A superior film about similar subject matter was Cho Hyun-chul’s Neo-wa Na (The Dream Songs), one of the better entries in this year’s “Vision” section, dedicated to first-time features from new Korean filmmakers. The drama centres on two teenage female friends and their emotional and implicitly romantic bond, structured through a dream framework in which the characters imagine and deal with fears of death. It also becomes clear, especially to a Korean audience, that the film is referencing the 2014 Sewol tragedy, a move that could be read as exploitative, but I felt was subtly handled and gave the film extra resonance, especially given the connection generationally between Sewol and the recent Itaewon disaster.3 This still feels like a first film, as the style is at best eclectic and at worst confused, with frequent use of soft-focus cinematography that is not very effective. But the emotional moments do connect frequently enough, with fine performances from the young cast, including Kim Si-eun, who also starred in Next Sohee. And although it is uneven, I admire the ambition that is often missing in lower budget indies.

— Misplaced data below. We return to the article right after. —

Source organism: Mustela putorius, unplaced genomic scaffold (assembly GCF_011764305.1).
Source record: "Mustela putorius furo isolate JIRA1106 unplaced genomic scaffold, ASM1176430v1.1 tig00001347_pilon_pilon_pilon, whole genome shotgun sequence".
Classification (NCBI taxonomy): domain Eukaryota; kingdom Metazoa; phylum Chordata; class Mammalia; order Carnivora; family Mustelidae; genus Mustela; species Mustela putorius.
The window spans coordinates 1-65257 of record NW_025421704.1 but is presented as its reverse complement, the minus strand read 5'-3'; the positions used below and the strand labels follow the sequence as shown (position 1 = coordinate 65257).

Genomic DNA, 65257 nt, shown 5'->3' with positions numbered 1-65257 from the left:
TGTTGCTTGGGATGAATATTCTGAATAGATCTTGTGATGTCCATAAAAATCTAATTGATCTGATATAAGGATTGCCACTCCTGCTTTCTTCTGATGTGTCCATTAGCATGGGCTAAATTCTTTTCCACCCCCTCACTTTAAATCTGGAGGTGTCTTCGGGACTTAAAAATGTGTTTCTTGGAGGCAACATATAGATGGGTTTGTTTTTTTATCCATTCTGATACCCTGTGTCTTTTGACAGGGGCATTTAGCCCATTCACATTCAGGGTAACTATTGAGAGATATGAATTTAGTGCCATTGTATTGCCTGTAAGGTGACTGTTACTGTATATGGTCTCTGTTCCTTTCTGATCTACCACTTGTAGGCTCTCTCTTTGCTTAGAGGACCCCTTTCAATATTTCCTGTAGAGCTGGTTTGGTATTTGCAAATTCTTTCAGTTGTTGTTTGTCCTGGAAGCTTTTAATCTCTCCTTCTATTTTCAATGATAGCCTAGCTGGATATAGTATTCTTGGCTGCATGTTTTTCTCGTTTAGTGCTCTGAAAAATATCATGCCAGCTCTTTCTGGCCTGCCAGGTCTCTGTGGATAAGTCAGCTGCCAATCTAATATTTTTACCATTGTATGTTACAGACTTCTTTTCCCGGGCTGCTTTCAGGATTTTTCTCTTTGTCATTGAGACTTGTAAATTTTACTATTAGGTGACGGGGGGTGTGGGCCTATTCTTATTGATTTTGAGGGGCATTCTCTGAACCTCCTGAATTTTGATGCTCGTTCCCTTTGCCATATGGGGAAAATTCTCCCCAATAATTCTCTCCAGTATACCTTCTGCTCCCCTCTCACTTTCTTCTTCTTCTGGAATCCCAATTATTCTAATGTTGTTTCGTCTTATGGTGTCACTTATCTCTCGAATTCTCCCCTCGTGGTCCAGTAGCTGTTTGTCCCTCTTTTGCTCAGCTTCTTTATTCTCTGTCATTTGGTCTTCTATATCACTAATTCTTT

I-eo-ji-neun Ddang (The Continuing Land)

Overall, the “Vision” program, as is often the case, varied wildly in quality, and even the highlights were not as strong as in many previous editions. My favourite was Jo Hee-young’s I-eo-ji-neun Ddang (The Continuing Land), a split narrative between two female characters, one living in London, the other in Milan, who also overlap due to mutual friends. Given its focus on Koreans abroad, narrative structure, long takes, and relationships among middle-class intellectuals, it draws comparison to the work of Hong Sang-soo, although the overall feel and tone is quite different; more wistful, and nostalgic and emotional despite the distanced stylistic approach. It also shares an actress from Hong’s 2018 film Pul-ip-deul (Grass), Gong Min-jung, who is great here in a larger role than she has usually been given (Gong has been working steadily in indies and television dramas the past few years, most recently in a supporting turn in the acclaimed television series Jag-eun A-ssi-deul, Little Women, Kim Hui-won, 2022, which is also on Netflix in some regions). It is slight but affecting, with some terrific location shooting that marks Jo as a talent to watch.